Since the woman who has just had an egg retrieval does not ovulate during the IVF cycle, the ovaries do not produce estrogen and progesterone as they normally would after ovulation. Estrogen and progesterone medication is given to support the uterine lining after egg retrieval and through the time of embryo transfer until the pregnancy test. With a positive pregnancy test, the patient continues estrogen and progesterone supplements until 10 weeks of gestation, at which time the medications are discontinued since placental estrogen and progesterone production is well underway at that point.
Cypropreservation of surplus embryos:
After embryo transfer, if there are surplus embryos that are good quality blastocysts, they can be cryopreserved for the future. The embryologists at Westlake IVF cryopreserve embryos by means of vitrification, which is a fast-freeze protocol. The vitrification of good quality blastocysts results in a high freeze-thaw survival rate.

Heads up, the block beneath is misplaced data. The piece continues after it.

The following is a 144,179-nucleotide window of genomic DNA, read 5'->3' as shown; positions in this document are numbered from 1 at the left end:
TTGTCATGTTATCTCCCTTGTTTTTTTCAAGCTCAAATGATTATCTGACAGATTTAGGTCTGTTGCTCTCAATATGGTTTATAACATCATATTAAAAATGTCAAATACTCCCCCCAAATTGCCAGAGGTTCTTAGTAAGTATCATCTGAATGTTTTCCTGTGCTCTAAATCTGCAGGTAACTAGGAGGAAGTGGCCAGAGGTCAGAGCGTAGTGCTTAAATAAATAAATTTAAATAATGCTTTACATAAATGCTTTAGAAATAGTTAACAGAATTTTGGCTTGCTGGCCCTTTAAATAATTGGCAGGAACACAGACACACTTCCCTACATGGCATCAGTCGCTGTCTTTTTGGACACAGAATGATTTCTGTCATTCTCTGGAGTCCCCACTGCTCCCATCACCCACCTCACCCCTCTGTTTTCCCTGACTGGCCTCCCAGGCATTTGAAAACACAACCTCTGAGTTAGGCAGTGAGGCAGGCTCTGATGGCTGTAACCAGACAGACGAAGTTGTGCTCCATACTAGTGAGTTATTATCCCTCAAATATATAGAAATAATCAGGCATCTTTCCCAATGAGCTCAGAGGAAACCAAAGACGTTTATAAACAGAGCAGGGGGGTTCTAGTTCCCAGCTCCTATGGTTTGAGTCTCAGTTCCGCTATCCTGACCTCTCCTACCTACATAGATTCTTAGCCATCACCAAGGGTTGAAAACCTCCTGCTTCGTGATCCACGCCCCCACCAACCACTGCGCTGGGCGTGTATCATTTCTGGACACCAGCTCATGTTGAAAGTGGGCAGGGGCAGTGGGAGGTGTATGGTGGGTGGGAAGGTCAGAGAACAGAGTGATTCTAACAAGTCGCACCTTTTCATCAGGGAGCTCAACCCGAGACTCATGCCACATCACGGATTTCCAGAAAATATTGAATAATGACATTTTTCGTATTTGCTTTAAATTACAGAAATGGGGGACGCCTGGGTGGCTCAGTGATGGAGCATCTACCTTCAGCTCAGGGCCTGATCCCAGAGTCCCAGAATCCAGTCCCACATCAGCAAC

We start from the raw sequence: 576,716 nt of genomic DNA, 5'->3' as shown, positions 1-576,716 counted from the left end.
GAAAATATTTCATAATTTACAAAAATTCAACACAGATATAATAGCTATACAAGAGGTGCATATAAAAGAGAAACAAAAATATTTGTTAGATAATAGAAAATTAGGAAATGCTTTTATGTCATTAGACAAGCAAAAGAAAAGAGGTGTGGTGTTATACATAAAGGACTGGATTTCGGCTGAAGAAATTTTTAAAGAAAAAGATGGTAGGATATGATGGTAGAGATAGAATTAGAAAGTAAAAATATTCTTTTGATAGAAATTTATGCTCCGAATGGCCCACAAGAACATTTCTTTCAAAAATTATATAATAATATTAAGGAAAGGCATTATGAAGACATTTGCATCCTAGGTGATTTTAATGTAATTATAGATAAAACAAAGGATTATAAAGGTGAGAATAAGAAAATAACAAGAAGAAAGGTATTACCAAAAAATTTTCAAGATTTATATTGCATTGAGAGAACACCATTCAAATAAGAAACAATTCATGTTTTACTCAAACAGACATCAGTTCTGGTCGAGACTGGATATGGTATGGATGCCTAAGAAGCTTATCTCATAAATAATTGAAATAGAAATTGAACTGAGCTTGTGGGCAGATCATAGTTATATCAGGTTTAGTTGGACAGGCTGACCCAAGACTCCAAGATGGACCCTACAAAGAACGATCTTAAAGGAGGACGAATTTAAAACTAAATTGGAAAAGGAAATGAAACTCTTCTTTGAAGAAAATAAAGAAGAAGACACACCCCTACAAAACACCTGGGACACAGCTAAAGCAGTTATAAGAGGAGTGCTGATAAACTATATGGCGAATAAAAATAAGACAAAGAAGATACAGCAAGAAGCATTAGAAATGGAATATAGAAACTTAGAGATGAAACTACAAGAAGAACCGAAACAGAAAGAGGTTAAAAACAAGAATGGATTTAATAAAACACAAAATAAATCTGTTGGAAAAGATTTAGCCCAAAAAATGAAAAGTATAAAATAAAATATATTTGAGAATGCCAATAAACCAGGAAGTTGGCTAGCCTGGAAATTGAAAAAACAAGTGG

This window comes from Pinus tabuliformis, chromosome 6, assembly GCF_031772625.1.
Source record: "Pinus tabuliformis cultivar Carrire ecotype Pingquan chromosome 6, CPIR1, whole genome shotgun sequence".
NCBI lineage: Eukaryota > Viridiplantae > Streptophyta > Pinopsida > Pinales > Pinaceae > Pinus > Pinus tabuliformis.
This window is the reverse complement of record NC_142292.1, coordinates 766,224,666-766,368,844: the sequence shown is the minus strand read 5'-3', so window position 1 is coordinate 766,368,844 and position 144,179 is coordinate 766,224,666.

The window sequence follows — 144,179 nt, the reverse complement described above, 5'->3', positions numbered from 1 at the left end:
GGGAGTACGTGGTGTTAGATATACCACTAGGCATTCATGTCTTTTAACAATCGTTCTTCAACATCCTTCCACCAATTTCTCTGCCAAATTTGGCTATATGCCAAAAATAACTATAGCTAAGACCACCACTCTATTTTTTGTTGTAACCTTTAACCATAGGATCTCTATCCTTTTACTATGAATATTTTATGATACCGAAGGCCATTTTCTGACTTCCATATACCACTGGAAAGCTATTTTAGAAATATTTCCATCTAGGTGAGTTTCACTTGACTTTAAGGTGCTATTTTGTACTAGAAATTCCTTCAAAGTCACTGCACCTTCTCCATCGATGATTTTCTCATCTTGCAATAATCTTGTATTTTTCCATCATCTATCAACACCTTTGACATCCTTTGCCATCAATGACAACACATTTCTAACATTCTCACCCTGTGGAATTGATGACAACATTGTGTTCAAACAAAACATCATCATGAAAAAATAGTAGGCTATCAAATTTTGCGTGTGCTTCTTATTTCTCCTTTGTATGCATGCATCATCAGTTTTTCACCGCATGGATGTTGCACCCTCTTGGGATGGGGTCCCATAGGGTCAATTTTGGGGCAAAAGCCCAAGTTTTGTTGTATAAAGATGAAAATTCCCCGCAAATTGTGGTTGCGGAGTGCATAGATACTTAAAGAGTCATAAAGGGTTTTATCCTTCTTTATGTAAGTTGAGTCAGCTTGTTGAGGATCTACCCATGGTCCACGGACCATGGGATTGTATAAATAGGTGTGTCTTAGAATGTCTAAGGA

Some indications for IVF include tubal factor infertility, male factor infertility, severe endometriosis and unexplained infertility. Each patient’s IVF protocol is individualized based on age, ovarian reserve testing, and previous responses to fertility medication.
In certain cases some of these additional Assisted Reproductive Technologies (ART) procedures are performed as extensions of IVF:
1. ICSI for male factor subfertility or unexplained subfertility:
In cases where semen analysis parameters (such as sperm concentration, motility, or morphology) are low or in cases of unexplained subfertility, there is concern about the ability of sperm to fertilize the egg. In such circumstances, ICSI can be performed by our embryologists in order to optimize the opportunity for fertilization. ICSI is the process by which the embryologist uses an instrument called a micropipette and injects a single viable, motile sperm with a normal appearance into a mature oocyte while looking with a microscope. On average, ICSI is associated with fertilization rates of 50-70%; some couples may have even higher fertilization rates. Since one sperm is needed per mature oocyte injected, ICSI is a highly effective method to achieve fertilization in the cases of very low semen parameters and may be considered for cases of unexplained subfertility.